Commercial Lender or Broker? - Silver Hill Funding

Commercial Lender or Broker?

Commercial Lender or Broker?

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Commercial lender or broker - Silver Hill Funding

Save money for your clients by separating the real lenders from the intermediaries

It can be difficult enough to choose the best lending solution from the traditional banks, agencies, hard money options, and other marketplace and non-bank alternatives that exist in the small-balance commercial mortgage marketplace.  But the choice becomes even harder when you consider that some of the lenders you may be considering are not actually lenders at all.

It is not uncommon for brokers to market themselves as direct lenders and pose as lenders during a transaction and then sell the loan to a real lender at the closing table.  This practice hurts both the borrower and their broker – the borrower must pay additional fees and the broker’s reputation suffers if the true nature of the relationship comes to light.

Business owners and investors rely on brokers to act with their best interests in mind.  If your goal is to minimize costs for your clients and get them solutions that meet their specific needs, you’ll need to understand why brokers that behave like lenders are harmful and what you can do to tell the imitators from the real McCoy.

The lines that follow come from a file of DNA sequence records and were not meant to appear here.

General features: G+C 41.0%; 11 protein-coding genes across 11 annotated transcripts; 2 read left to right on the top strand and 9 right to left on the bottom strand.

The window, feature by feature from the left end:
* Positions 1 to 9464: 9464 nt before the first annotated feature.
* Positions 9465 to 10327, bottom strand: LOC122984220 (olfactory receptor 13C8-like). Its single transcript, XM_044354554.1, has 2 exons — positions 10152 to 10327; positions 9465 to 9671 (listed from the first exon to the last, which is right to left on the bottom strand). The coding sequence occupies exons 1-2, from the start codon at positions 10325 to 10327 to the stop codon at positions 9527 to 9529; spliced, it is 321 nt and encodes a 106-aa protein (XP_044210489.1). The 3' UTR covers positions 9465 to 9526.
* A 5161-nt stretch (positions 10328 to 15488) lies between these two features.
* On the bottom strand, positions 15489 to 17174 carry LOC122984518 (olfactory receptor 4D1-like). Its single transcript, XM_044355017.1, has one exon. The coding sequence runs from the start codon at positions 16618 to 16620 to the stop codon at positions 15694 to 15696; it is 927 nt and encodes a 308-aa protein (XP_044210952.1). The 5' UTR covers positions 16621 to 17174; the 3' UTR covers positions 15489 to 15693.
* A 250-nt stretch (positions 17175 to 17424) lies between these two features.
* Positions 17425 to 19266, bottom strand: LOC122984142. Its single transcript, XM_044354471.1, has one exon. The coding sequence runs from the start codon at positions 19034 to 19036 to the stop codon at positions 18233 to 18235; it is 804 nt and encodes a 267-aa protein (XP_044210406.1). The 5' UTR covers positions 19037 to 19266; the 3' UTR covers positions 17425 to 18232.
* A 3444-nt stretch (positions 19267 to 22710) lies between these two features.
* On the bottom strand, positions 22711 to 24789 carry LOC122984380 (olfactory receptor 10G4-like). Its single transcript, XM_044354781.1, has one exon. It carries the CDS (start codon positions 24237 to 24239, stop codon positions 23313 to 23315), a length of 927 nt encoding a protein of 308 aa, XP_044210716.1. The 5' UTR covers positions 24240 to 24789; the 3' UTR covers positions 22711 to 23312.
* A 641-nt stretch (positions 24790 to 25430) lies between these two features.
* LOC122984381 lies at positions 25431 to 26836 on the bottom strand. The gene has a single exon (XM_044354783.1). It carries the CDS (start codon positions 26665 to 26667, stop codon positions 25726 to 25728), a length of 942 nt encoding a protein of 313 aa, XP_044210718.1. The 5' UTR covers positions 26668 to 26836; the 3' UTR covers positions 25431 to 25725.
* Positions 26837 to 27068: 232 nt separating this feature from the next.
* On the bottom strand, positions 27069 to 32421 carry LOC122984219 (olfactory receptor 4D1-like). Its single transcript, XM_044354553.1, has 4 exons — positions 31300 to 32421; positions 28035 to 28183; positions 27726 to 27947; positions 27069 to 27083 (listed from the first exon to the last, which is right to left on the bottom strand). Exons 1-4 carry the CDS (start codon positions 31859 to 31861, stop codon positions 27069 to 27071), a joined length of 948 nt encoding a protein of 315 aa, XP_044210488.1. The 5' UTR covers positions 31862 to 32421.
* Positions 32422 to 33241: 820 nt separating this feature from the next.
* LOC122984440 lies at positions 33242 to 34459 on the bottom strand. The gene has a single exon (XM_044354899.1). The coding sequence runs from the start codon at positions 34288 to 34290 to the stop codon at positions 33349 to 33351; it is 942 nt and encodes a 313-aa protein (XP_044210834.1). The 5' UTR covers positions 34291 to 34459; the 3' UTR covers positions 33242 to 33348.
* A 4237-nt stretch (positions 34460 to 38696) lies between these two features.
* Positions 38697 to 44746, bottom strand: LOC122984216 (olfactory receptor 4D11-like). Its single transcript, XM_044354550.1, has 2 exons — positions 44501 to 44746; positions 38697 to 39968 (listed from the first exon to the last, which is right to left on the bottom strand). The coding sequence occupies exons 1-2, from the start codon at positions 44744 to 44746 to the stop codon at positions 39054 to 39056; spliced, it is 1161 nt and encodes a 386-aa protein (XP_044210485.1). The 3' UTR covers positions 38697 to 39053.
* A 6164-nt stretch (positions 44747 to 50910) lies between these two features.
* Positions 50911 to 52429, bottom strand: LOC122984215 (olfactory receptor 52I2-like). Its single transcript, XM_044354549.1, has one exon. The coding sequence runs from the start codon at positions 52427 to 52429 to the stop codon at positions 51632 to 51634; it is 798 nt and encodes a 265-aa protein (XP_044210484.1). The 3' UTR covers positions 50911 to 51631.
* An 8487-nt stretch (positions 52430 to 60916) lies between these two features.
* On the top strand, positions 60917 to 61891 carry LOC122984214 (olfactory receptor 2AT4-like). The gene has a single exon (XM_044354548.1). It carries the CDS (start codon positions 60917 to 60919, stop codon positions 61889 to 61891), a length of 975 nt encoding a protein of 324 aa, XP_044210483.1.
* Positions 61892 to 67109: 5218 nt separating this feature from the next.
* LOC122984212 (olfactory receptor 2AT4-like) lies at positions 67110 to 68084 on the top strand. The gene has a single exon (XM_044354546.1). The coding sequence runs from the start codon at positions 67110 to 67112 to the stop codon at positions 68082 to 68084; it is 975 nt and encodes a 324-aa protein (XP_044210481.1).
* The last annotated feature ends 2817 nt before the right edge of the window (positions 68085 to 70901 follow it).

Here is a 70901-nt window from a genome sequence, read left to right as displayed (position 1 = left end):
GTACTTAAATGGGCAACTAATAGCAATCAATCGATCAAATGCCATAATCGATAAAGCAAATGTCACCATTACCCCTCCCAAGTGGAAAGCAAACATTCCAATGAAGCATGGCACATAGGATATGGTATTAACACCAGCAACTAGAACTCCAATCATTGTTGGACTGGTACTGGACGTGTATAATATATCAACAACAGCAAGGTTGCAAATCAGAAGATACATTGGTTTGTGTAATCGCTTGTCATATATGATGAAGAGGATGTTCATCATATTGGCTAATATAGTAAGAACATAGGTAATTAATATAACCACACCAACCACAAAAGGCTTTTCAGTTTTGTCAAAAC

The problem with imitation lenders

Correspondent lenders behave much like brokers in that they don’t actually fund loans – the difference is that correspondents add unnecessary additional fees and costs.  Rebates are one of the common costs that are not disclosed.  This causes borrowers to be charged more without knowing why, and it leaves you at a major disadvantage when trying to win new business.

Borrowers who enlist the services of a mortgage broker accept that they will be charged a fee in return for the broker’s efforts.  But if they are not aware of a lender’s true nature, they are paying additional fees without their consent.  As their trusted advisor, you owe it to your clients to partner with lenders that actually fund their own loans.

How to spot the imitators

The difference between a correspondent and an actual lender isn’t always obvious.  To discover which is which, you’ll need to ask a few questions before committing to a partner.

  1. Does the lender employ their own underwriters?

True lenders employ underwriters that analyze loan submissions.  Correspondents, on the other hand, send the deals to their lender partner and have them conduct the underwriting instead.

Additional questions to be asked include:

  1. How many loans have they funded?
  2. How many loans do they have on their balance sheet?
  3. How many loans are they currently servicing?
  4. Do they have a warehouse line?
  5. Do they assign mortgages at closing?

If the answers for questions 1 – 5 are none or no, and the answer is to question six is yes, you are probably dealing with a broker posing as a lender.

Correspondents who disclose their business model are not a real issue for you and your clients – everyone involved has all the information they need to make a business decision.  But those who keep brokers and borrowers in the dark have the ability to overcharge without recourse.

Be on the lookout for these imitators and save your client money by partnering with a true small-balance commercial lender.

Eric Schultz

Michael Boggiano

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